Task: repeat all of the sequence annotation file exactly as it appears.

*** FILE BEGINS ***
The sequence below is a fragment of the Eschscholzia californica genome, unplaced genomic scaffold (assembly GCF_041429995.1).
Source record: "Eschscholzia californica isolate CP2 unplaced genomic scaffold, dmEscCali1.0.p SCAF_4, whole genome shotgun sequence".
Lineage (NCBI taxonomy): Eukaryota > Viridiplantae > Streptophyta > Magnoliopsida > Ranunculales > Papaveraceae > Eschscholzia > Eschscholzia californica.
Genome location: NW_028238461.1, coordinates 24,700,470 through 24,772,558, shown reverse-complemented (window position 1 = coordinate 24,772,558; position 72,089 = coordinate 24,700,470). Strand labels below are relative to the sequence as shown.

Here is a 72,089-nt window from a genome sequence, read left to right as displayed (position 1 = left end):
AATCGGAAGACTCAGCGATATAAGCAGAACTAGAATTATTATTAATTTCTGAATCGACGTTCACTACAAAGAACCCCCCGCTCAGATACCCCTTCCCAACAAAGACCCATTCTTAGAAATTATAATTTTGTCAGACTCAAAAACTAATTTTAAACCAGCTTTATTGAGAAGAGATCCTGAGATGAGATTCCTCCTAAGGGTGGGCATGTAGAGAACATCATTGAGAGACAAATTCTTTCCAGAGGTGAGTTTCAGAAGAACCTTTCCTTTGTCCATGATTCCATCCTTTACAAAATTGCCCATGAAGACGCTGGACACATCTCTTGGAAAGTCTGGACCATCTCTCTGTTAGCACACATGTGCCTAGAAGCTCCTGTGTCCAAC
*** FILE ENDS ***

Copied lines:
The sequence below is a fragment of the Eschscholzia californica genome, unplaced genomic scaffold (assembly GCF_041429995.1).
Source record: "Eschscholzia californica isolate CP2 unplaced genomic scaffold, dmEscCali1.0.p SCAF_4, whole genome shotgun sequence".
Lineage (NCBI taxonomy): Eukaryota > Viridiplantae > Streptophyta > Magnoliopsida > Ranunculales > Papaveraceae > Eschscholzia > Eschscholzia californica.
Genome location: NW_028238461.1, coordinates 24,700,470 through 24,772,558, shown reverse-complemented (window position 1 = coordinate 24,772,558; position 72,089 = coordinate 24,700,470). Strand labels below are relative to the sequence as shown.

Here is a 72,089-nt window from a genome sequence, read left to right as displayed (position 1 = left end):
AATCGGAAGACTCAGCGATATAAGCAGAACTAGAATTATTATTAATTTCTGAATCGACGTTCACTACAAAGAACCCCCCGCTCAGATACCCCTTCCCAACAAAGACCCATTCTTAGAAATTATAATTTTGTCAGACTCAAAAACTAATTTTAAACCAGCTTTATTGAGAAGAGATCCTGAGATGAGATTCCTCCTAAGGGTGGGCATGTAGAGAACATCATTGAGAGACAAATTCTTTCCAGAGGTGAGTTTCAGAAGAACCTTTCCTTTGTCCATGATTCCATCCTTTACAAAATTGCCCATGAAGACGCTGGACACATCTCTTGGAAAGTCTGGACCATCTCTCTGTTAGCACACATGTGCCTAGAAGCTCCTGTGTCCAAC